- Pickle chips – For quicker and easier prep work, I recommend pickle chips. You can also use regular pickles, and slice them yourself. Bonus Tip: Use the bread and butter pickle chips! The sweet and sour tang cuts through the richness of the fat and fried sandwich.
- Fried onions – I equate fried onions with adding potato chips to a sandwich, just with a little extra oomph! We always use French’s crispy fried onions, but any brand will do. If you want to get ‘extra’ with it, whip up some Beer Battered Onion Rings instead!
- Sauce – Mayonnaise, BBQ sauce, and ketchup are my family’s go-to choices. The combination of crispy pork chops, zesty pickles and onions, and creamy sauces is pretty hard to beat!
👩🏻🍳How to make a fried pork tenderloin sandwich
I really can’t say enough times how quick and easy this fried pork tenderloin sandwich is to whip together. Check out this detailed collage and printable instructions if it’s your first time making pork chop sandwiches.
- First, you will need to butterfly the pork loin chops. Next, pound them with a meat mallet between two pieces of plastic wrap until they are quite thin.
- In a large Ziploc bag with a rolling pin, or in a food processor, crush the oyster crackers by about half. You still want there to be some texture! Add all seasonings to the bag, and shake it up thoroughly to combine everything.
- Add all-purpose flour to a rimmed plate or dish, and whisk the eggs on another. Dredge the pork chops first in the flour, then in the whisked eggs to coat them fully.
- Add the oyster cracker coating to another rimmed plate, and dredge the pork chops a final time. Set each pork chop on a plate or wire rack-lined sheet pan, repeating the same process with the remaining chops.
- Heat vegetable oil in the bottom of a 10 or 12-inch skillet over medium. You’ll know the oil is ready when it’s simmering and “dancing.” The temperature should be about 350-375 degrees F.
- Using tongs, fry the pork chops 2 at a time until the bottoms are golden brown. Flip gently, and fry them on the second side. Repeat the same steps with all remaining pork chops.
- Let the cooked pork chops drain excess oil on the wire rack-lined pan for a few minutes, then prepare your sandwiches and enjoy!
That doesn’t seem like too much work, right? See the recipe card below for a quick print out of these instructions.
🥘 Tips and notes
Use an oil thermometer. For evenly cooked pork chops, it’s best to use an oil thermometer to ensure your oil maintains a temperature of 350-375 degrees F.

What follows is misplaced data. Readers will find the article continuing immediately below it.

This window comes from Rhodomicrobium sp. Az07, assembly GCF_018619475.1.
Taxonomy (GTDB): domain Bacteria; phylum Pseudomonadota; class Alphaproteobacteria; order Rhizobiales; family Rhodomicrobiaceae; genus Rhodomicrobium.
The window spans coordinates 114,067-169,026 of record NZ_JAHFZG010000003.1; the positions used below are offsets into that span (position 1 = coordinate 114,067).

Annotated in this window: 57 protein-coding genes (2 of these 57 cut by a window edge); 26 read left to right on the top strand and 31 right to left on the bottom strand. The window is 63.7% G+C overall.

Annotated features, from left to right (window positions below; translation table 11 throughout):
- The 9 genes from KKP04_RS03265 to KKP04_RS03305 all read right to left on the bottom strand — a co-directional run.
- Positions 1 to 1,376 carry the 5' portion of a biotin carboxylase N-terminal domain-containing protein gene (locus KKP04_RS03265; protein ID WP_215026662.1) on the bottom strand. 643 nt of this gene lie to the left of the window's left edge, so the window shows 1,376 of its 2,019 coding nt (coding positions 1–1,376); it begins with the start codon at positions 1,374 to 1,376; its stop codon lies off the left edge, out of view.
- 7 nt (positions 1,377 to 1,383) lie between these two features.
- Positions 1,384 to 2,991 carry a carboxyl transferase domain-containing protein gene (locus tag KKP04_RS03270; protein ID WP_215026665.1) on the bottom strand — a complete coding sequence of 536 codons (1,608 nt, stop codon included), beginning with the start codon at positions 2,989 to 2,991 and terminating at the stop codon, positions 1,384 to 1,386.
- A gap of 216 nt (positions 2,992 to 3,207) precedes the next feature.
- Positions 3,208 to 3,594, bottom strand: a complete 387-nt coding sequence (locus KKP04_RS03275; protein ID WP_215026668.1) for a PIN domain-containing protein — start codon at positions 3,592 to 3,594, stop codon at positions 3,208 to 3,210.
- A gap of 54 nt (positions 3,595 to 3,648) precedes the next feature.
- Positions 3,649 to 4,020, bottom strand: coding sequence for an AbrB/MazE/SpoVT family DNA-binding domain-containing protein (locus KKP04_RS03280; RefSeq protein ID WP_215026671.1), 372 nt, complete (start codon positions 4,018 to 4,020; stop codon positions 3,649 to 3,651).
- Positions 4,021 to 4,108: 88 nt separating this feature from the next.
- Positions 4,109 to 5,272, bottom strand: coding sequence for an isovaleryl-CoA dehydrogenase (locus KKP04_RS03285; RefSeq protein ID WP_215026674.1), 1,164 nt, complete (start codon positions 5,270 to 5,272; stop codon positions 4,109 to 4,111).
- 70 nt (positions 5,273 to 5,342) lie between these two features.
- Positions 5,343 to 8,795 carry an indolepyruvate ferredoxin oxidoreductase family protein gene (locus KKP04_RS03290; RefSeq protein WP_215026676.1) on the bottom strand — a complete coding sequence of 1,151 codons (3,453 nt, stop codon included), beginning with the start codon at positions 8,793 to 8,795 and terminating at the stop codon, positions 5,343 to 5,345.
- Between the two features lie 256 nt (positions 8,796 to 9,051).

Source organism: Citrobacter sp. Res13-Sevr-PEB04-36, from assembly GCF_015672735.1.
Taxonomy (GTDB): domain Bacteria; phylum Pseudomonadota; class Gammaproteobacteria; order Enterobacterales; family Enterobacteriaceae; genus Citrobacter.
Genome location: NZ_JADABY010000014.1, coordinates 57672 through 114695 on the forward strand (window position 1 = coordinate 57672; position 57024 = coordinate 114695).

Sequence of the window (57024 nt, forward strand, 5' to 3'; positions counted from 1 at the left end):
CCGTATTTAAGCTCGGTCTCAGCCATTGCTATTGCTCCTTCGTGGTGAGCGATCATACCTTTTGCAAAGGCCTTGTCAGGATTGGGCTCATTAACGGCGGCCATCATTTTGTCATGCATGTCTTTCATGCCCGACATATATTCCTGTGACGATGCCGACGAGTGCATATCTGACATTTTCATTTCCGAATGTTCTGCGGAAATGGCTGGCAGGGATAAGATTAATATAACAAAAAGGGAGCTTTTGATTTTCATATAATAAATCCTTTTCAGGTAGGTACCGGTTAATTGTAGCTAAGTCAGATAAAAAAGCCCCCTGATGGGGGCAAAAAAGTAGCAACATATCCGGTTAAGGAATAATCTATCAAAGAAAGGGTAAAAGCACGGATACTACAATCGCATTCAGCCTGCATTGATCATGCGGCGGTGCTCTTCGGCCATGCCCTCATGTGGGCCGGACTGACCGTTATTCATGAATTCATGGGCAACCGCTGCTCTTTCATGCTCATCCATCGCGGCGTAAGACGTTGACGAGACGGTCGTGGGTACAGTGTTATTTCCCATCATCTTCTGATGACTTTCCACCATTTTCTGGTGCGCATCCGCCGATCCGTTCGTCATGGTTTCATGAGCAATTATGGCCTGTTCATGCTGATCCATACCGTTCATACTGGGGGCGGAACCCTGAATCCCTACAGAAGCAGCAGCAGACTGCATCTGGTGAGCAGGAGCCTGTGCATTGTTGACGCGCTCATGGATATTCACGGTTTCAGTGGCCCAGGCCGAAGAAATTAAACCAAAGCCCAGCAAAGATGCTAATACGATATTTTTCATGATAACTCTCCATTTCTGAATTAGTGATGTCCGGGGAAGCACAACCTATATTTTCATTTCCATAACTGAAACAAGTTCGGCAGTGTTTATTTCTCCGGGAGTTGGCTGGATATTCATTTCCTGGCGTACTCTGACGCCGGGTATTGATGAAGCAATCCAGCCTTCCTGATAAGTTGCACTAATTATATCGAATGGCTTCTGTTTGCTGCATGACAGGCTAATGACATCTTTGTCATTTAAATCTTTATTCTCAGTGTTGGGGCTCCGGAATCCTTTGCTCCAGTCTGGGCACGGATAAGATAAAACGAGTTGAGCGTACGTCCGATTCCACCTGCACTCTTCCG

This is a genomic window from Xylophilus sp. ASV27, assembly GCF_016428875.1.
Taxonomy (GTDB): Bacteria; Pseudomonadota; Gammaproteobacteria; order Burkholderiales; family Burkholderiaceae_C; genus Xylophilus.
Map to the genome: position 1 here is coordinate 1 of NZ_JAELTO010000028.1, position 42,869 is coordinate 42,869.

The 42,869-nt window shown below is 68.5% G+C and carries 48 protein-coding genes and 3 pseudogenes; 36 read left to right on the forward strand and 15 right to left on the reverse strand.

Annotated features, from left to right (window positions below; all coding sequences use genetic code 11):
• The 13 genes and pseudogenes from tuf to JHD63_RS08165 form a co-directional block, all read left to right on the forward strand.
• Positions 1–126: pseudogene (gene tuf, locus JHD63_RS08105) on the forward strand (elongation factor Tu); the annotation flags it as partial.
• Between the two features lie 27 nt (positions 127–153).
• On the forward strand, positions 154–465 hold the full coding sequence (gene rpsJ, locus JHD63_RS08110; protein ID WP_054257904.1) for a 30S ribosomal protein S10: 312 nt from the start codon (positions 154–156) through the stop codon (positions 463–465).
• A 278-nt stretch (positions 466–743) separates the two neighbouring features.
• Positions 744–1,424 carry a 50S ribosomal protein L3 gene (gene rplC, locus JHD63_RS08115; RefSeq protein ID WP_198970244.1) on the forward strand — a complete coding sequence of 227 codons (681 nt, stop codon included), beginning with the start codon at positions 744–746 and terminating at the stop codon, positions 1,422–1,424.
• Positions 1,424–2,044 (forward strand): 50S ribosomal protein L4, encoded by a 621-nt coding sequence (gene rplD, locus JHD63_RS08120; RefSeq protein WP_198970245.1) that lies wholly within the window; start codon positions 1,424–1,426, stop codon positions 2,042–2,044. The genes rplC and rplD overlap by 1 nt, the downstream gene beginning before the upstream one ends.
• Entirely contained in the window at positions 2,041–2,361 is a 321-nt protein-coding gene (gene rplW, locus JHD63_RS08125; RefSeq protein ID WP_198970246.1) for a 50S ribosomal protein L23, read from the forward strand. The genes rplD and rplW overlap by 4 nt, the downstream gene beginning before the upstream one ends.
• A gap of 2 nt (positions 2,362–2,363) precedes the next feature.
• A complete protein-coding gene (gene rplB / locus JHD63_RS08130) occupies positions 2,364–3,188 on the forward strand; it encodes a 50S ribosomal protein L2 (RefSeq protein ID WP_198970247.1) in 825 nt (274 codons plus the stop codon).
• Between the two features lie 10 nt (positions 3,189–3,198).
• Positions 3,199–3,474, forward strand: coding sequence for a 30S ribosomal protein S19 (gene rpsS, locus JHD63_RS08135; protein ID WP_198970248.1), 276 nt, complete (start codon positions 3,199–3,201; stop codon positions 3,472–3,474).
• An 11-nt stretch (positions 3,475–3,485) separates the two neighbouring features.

Use enough oil. The oil should come up about half an inch from the bottom of your skillet. This will prevent the breading on the pork chops from sticking to the skillet and burning.
Keep the pork chops warm. If you’re making a double or triple batch, keep the pork chops warm in your oven at 200F until you’re ready to serve.
Other breading. Obviously, my family is partial to oyster crackers. But, you can try panko breadcrumbs or cornflakes to see what your family prefers! Try switching up the flavors of the breading with spices like cayenne, chili powder, cumin, Cajun, or Creole seasoning.
Different toppings. Change up the toppings to make this dish your own. Try pickled jalapeños and hot sauce for a spicy kick. If you’re feeling adventurous, drizzle barbecue sauce on for a smoky flavor or mustard for more tang.
🌡 How to store breaded pork
For the best taste and texture, serve your pork tenderloin sandwiches immediately after frying.
If you do have extras, make sure to keep the pork chops separately from the bun and toppings. Once completely cooled, transfer them to an airtight container and store in the fridge for about 3-4 days.
To reheat, you can fry the pork chops once more to achieve a crispy texture. If you don’t want to go through the trouble, you can always heat them in the oven at 350F, or until warmed all the way through. If you happen to have an air fryer, I love using mine to reheat leftovers! It’s very quick like a microwave, but heats like an oven!
🍽 What to serve with pork chop sandwiches
You can go traditional and serve pork chop sandwiches with potato chips for a quick lunch or with comforting side dishes for more of a fun dinner meal. These are some of my favorite pairings!
- Lemon Garlic Baked Beans
- Roasted Brussels Sprouts
- Dutch Oven Bacon Mac and Cheese
- Brown Sugar Cornbread
🎯 Pin it for later!
Crispy Pork Tenderloin Sandwich
- 3 rimmed plates or pie plates for dredging
- sheet pan with wire rack
- 10 or 12 inch skillet
- Rolling Pin
- gallon ziploc bag
- Cutting board
- measuring spoons
- 4 cups vegetable oil for frying
- 4 pork loin chops (pork chops) 1 inch thick
- 1 cup flour all-purpose
- 2 eggs
- 2 cups oyster crackers
- 1 teaspoon dried Italian seasoning
- 1 teaspoon onion powder
- 1 teaspoon garlic powder
- 1 teaspoon paprika
- 1/2 teaspoon pepper
- 4 burger buns
- sliced purple onion
- pickle chips
- french’s onions
- mayonnaise ketchup etc.
- Butterfly the pork loin chops and pound with a meat mallet between two pieces of plastic wrap until about 1/4 inch in thickness.
- In a large Ziploc bag with a rolling pin, or in a food processor, crush the oyster crackers by about 50%.
- Add the spices to the bag with the crushed oyster crackers and mix.
- Add flour to a rimmed plate and dredge the pork chops.
- Whisk the eggs in a separate rimmed plate. Dredge floured pork chops in egg and coat fully.
- Add the oyster cracker coating to another rimmed plate and dredge. Set pork chop on a plate or wire rack lined sheet pan and repeat with remaining chops.
- Add enough oil to the skillet, about 3 cups, to coat the bottom of a 10 or 12 inch skillet about 1/2 inch. Heat over medium heat. Oil should simmer and dance when ready. The temperature should be about 350F.
- Use tongs to fry pork chops 2 at a time in the oil until the bottom is golden brown, about 4 minutes. Flip gently using the tongs and fry for an additional 2 minutes. Repeat with remaining pork chops.
- Remove from the oil and set on the wire rack to drain of excess oil.
- Prepare sandwich and enjoy.